Should we run barefoot?

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03/03/2005 at 10:25
There's been some heated debates here about whether to train in racing flats or go for more protection from a heavier shoe. Abebe Bikila famously won the Rome Olympic marathon in 2:15 barefoot, but then he went to to wear shoes in the 1964 Tokyo Marathon and won in 2:12.

Some of the issues are debated in this US Runners World article.

What do people think?
03/03/2005 at 10:40
And the Sports Science article referred to in the RW article is
03/03/2005 at 10:42
Sorry got the link wrong. It's here
cougie    pirate
03/03/2005 at 10:43
There is someone on the interweb that has a site about his barefoot running.

I'm happy sticking to shoes though, and avoiding glass and things sticking in.
03/03/2005 at 10:44
shoes do mess up your natural proprioception but in practical terms, like cougie says, we can't mange without them, since we are not running through hills in African mountains
03/03/2005 at 10:45
Me too, but then I've got softie feet. Presumably Bikila wasn't bothered by such things if he always ran barefoot.
03/03/2005 at 10:46
But the Rome marathon was on roads (not the African mountains), including a cobbled section.
03/03/2005 at 10:48
Even if we accept that we need to wear shoes, then there is still the argument as to whether we just need enough sole to protect from glass etc, rather than all that cushioning and motion control stuff.
03/03/2005 at 11:11
mumble mumble... POSE... mumble... minimalist footwear.. mumble...

;o)
03/03/2005 at 11:16
Dave
I see POSE as a separate issue, altho' I know that POSE advocates like the minimalist shoes approach. Let's not turn this into another POSE thread...
cougie    pirate
03/03/2005 at 11:19
It should be easy enough to do ourselves then - wear your racing flats on your long runs and see how your feet feel after.

It may take some time to get used to it though.

For me - I've never bothered with racing shoes - I do everything in my NB 854's so I can't test it !

One of my pals grew up in Africa, and she went barefoot all the time, and eventually got immune to the thorns and everything they had out there. Sounds tough to me !
03/03/2005 at 12:13
grass - no trouble barefoot
pavement - surprisingly no trouble barefoot (but have never done that much)
track - big problems for me - I think if I could toughen up enough for the track, then local streets would be fine.

I train in flats. Recently got a nasty glass cut from a 'puncture'. I think it would've been less severe in barefeet - would probably not've stuck in, and would've been only one painful step instead of a hundred (I completed the rep I was doing).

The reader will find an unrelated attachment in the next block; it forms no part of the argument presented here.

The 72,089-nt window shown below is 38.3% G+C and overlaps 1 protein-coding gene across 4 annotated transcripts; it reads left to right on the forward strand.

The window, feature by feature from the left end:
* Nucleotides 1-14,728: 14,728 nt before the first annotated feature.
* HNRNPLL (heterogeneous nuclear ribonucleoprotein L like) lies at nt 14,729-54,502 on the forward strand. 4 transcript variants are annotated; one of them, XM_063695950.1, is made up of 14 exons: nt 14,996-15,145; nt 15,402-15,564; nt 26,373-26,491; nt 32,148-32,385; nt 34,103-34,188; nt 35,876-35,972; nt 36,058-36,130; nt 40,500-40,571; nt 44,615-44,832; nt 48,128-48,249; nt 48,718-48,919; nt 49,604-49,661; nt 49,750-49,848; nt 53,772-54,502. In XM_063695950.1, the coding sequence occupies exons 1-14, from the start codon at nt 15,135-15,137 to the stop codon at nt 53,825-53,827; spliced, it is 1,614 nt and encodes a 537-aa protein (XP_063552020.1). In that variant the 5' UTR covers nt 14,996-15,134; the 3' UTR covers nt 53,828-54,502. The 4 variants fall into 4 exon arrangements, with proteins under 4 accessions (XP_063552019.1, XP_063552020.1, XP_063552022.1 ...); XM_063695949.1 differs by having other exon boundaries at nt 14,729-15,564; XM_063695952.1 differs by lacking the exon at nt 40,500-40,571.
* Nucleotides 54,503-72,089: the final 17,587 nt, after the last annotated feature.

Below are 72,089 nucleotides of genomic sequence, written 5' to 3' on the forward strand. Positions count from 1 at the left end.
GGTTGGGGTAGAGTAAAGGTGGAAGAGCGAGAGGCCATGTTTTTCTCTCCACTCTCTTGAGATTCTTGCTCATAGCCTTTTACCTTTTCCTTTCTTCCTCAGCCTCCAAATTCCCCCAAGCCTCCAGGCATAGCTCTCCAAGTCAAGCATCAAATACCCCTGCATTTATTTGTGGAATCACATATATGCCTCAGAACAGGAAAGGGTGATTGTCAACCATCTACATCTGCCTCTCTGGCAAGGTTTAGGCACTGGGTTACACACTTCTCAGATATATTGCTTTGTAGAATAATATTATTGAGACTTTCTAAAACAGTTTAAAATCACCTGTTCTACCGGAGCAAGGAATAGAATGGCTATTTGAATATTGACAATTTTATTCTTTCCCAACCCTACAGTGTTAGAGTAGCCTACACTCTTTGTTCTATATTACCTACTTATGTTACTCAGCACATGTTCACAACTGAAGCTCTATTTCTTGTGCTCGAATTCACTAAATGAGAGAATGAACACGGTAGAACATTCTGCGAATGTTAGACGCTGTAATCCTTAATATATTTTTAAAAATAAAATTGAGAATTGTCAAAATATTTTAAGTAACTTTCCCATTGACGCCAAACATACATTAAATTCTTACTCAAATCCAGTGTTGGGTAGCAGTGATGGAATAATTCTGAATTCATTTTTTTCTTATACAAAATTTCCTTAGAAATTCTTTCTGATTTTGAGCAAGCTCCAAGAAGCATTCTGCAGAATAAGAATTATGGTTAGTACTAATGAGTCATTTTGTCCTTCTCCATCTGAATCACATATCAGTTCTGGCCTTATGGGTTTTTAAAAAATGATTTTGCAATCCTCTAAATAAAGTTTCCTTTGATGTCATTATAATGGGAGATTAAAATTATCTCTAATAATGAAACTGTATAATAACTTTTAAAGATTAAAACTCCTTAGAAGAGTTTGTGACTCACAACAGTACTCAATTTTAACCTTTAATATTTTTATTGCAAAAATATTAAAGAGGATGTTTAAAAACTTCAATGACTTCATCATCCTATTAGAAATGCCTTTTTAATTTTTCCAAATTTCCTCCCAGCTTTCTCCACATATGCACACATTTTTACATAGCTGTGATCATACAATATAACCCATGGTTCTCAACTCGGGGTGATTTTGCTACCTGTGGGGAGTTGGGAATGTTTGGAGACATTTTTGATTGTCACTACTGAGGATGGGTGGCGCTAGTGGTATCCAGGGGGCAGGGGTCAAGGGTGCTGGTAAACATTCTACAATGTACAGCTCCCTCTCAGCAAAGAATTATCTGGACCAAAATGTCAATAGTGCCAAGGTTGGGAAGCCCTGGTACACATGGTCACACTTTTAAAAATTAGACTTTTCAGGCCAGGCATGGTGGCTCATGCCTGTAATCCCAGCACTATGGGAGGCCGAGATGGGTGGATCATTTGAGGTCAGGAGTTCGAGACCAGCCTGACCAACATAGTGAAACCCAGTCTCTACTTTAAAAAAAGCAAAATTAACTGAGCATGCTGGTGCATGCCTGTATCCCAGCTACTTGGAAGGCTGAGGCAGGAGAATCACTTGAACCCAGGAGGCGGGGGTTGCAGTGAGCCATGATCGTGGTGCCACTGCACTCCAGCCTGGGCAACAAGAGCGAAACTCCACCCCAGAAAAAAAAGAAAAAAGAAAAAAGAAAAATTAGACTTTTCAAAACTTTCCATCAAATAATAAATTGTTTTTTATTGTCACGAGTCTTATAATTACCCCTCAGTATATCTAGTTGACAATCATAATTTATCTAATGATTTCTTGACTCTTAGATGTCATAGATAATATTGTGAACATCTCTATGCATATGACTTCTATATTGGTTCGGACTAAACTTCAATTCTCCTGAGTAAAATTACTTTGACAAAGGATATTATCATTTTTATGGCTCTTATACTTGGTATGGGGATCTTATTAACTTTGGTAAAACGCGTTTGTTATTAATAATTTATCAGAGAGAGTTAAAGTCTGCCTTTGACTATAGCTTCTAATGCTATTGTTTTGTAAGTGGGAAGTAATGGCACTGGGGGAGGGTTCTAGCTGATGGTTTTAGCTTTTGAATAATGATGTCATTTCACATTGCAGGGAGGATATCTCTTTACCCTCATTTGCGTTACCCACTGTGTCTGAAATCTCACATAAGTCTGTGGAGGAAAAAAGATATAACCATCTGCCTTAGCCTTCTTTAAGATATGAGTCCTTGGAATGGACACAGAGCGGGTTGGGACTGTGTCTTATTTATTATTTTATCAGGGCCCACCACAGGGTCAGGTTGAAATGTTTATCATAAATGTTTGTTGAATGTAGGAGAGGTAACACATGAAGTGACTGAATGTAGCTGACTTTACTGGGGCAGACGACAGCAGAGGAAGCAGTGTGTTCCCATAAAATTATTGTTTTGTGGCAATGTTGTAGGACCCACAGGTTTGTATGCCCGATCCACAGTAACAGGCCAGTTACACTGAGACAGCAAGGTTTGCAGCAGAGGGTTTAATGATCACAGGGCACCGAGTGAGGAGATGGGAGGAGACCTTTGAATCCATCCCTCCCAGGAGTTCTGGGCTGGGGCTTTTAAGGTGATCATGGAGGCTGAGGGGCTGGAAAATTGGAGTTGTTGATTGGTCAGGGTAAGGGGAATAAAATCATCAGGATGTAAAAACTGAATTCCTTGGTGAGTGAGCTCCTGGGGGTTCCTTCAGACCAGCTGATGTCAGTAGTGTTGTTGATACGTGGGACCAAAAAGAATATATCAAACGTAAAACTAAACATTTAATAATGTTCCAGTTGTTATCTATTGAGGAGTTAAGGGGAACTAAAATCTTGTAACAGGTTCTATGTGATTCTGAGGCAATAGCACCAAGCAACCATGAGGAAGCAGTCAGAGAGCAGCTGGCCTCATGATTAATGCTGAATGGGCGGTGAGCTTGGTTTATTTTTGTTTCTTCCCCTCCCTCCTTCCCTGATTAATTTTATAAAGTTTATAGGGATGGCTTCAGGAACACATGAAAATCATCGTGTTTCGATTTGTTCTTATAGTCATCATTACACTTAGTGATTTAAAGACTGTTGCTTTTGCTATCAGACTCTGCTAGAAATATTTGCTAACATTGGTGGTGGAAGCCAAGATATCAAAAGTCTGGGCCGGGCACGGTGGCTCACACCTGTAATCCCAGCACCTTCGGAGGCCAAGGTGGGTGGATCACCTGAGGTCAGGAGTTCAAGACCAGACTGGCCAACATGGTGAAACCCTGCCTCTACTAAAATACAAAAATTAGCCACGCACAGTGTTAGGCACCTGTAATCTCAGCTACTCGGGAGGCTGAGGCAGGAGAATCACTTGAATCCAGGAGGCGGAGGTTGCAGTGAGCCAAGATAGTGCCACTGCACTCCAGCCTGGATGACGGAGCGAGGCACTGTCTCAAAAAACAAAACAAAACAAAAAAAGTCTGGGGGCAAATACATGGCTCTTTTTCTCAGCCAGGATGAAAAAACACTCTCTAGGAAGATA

The cold is a problem in the UK - I won't go barefoot in the winter. Did some damage a couple of years ago.
03/03/2005 at 12:18
running bear - of course!
03/03/2005 at 12:19
As a kid used to spend much of the summers barefoot. Much of it with a wide variety of sticking plaster in lieu of socks.

Oh boy did it feel heavy and clunky and did my feet ache trying to get used to shoes in time for school in September.

(Great heavy had to be tied things)

Landing on heels barefoot quickly leads to ouch. Try running on any gravel path barefoot - you use forefoot quite naturally!

03/03/2005 at 12:42
you use the forefoot if you ar running fast as it is more efficient, but if going at a steady pace your heel should land first

(but i don't want to get into the POSE thing either)
03/03/2005 at 12:43
Rb - i assume you have heard the song "running bear"? I have got it stuck in my head for thew whole day now :-)
03/03/2005 at 12:45
Dunno, if you're running barefoot though. Does anyone here running barefoot heelstrike?

I well remember picking my way along the paths toes first at whatever speed..
03/03/2005 at 13:00
I'd like to be able to do it, but the most I have managed is running on thick grass with socks on.

Dave
Running bear - no pun intended actually!

Lurker
Thanks a lot mate! I'd forgotten about that song - it's now stuck in my head ;-)
03/03/2005 at 13:16
Have gone as high as 140mpw (over a month) with no trouble - all miles in racing flats.
Never got over 45mpw without problems in "normal" shoes...

Got up to 7.5M barefoot in the autumn, but the weather stopped me going any further. Hoping to make 15M barefoot a weekly session this year.

Built up (support/cushioning) footwear is a short term solution causing long term problems. That we put our kids in such things is a huge long term problem...
03/03/2005 at 13:20
Haven't done any actual barefoot yet, bit concerned about getting cuts etc. I do run in h-streets though and also wear vivo barefoot shoes all the time, so basically I am always walking barefoot. took sometime getting used to it, and still get the odd pain in my calves. I used to be under the impression that I needed loads of cushioning and padding as I suffer from arthritus. but since swapping to minimilast footwear it has altered the way I walk and run forcing me to land softer and therefore no jarring through the knee, hips and back. by the way been in contact with terra plana who make the vivo barefoot shoes, and there are plans to make a running version.
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